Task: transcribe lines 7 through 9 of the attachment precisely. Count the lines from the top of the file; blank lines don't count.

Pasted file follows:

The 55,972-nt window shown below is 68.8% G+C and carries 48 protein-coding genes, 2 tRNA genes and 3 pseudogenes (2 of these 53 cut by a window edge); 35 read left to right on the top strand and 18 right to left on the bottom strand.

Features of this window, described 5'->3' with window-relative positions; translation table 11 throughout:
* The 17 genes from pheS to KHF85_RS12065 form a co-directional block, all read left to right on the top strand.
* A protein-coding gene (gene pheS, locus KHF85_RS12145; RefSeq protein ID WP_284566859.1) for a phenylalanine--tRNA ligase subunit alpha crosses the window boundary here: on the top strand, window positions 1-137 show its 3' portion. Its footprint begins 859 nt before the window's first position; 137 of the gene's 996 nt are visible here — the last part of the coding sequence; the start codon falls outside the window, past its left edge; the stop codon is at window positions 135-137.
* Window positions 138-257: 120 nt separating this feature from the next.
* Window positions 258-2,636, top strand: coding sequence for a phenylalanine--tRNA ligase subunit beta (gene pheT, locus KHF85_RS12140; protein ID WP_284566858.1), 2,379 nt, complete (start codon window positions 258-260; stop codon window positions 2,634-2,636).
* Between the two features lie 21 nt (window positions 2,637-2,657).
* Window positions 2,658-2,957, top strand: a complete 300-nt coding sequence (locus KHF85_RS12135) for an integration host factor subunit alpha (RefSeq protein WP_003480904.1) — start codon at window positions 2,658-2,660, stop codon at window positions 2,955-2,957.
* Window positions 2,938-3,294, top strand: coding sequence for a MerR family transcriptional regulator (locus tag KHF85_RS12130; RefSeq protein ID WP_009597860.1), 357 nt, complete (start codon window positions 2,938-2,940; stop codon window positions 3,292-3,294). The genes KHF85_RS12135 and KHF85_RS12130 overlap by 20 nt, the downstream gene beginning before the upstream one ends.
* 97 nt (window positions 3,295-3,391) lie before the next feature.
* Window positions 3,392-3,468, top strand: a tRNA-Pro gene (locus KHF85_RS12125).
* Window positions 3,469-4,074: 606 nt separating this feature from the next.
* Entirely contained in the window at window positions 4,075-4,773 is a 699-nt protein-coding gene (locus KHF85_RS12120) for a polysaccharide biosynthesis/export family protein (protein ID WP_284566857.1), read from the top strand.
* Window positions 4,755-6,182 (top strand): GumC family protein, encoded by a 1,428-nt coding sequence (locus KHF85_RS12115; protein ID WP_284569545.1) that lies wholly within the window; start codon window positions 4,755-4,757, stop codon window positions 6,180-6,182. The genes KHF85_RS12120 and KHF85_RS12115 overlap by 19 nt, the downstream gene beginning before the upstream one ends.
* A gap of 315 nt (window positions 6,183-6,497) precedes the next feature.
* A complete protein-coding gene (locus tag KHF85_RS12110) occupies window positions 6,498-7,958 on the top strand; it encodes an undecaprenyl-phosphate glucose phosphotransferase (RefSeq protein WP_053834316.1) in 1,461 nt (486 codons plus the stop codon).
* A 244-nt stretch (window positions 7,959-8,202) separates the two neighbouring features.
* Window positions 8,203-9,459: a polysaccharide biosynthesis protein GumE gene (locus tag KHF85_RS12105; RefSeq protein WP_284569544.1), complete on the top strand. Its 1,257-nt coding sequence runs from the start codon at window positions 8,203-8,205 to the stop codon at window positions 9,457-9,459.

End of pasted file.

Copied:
* Between the two features lie 21 nt (window positions 2,637-2,657).
* Window positions 2,658-2,957, top strand: a complete 300-nt coding sequence (locus KHF85_RS12135) for an integration host factor subunit alpha (RefSeq protein WP_003480904.1) — start codon at window positions 2,658-2,660, stop codon at window positions 2,955-2,957.
* Window positions 2,938-3,294, top strand: coding sequence for a MerR family transcriptional regulator (locus tag KHF85_RS12130; RefSeq protein ID WP_009597860.1), 357 nt, complete (start codon window positions 2,938-2,940; stop codon window positions 3,292-3,294). The genes KHF85_RS12135 and KHF85_RS12130 overlap by 20 nt, the downstream gene beginning before the upstream one ends.